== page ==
As noted by Louisiana Communications Associate for the American Federation for Children, Stephanie Malin, the Times Picayune report twists the facts in it’s headline that “interest from new participants has dropped.”
Here’s an excerpt from the report itself.
Louisiana’s high-profile school voucher program will almost certainly continue to expand in its third year, though interest from new participants has dropped. There were a total of about 12,000 applications to the Louisiana Scholarship Program for 2014-15 admission, said Education Department spokesman Barry Landry, which includes about 6,100 students who are continuing in the program. The 5,900 new applicants represents a 15 percent drop from the 7,100 applications last year.
About 90 percent of the current 6,750 voucher students are continuing in the fall, and 2,600 new students were matched with seats. That means total enrollment in the coming year could be as high as 8,700, which would be a 29 percent increase. Last year enrollment increased by 38 percent.
But, the numbers clearly show the opposite, as Malin points out to the Hayride. There were 700 more awards given to students this year than last year, a ten percent growth in the number of overall awards.
And the headline for the Times Picayune report “Louisiana voucher enrollment to expand as interest from new students declines” is even more misleading because it is in direct contrast with the potential 29 percent growth in the program from the first round application period alone.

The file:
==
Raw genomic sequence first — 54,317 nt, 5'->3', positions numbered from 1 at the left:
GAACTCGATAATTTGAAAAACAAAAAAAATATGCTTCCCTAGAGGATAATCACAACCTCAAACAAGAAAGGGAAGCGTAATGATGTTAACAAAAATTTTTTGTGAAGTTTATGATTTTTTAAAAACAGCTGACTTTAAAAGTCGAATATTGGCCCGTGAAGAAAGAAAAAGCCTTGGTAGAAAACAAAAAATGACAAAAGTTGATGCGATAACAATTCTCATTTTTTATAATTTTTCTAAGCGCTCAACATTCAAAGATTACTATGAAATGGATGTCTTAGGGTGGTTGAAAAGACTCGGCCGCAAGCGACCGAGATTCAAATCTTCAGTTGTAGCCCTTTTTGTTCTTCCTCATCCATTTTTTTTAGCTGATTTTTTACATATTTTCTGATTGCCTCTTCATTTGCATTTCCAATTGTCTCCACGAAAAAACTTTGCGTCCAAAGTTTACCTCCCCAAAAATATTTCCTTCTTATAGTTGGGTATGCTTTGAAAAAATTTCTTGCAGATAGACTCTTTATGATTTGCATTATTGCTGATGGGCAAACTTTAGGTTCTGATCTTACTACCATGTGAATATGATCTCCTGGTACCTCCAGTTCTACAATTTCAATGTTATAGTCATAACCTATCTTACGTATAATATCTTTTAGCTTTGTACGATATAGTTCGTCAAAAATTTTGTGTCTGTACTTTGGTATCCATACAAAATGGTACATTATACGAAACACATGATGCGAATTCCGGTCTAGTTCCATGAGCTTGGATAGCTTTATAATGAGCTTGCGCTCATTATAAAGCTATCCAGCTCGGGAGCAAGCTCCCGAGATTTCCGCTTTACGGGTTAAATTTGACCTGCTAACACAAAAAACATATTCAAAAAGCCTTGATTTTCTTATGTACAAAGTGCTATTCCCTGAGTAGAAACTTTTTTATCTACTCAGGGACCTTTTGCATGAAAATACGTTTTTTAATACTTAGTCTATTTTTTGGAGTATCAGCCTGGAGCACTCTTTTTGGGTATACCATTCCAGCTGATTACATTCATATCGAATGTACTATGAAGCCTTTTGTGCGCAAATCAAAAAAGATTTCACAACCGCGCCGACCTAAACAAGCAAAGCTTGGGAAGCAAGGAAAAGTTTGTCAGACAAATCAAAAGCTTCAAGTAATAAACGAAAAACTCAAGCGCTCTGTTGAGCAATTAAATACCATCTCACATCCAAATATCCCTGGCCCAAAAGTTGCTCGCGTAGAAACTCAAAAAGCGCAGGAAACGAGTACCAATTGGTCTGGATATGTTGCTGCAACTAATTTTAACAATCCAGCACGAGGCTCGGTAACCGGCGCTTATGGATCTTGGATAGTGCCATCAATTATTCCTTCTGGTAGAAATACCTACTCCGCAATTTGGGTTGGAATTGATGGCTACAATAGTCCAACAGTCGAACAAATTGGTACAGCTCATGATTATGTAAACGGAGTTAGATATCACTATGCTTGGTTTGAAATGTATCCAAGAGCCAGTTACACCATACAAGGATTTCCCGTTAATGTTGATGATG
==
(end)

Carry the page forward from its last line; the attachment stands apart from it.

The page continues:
The Times Picayune report states that there was a 15 percent drop in applications for this coming academic year when compared to last year. However, this is misleading as well, because it does not factor in the changes that have been made to the application process.
Applications for this upcoming academic year are much different from last year, as families had to be highly qualified to apply for the program, meaning not only were they required to meet certain financial and residency requirements, but parents were only allowed to submit applications to schools with open seats in their child’s grade level. The Times Picayune report does not mention any of these changes.
Also, the report states the following:
Louisiana is spending over $40 million this year to educate these children in private schools. Supporters tout the program as empowering parents to get their children out of failing public schools.
What it fails to mention is that the cost savings to the state for the 2012-13 school year was $15 million because the average cost of a private school is less than the average cost of a failing public school.
Later on, when mentioning the Department of Justice’s objections to the voucher program on the basis that it causes a racial imbalance, the Times Picayune failed to mention a previous report of theirs which found that the voucher program actually improved integration.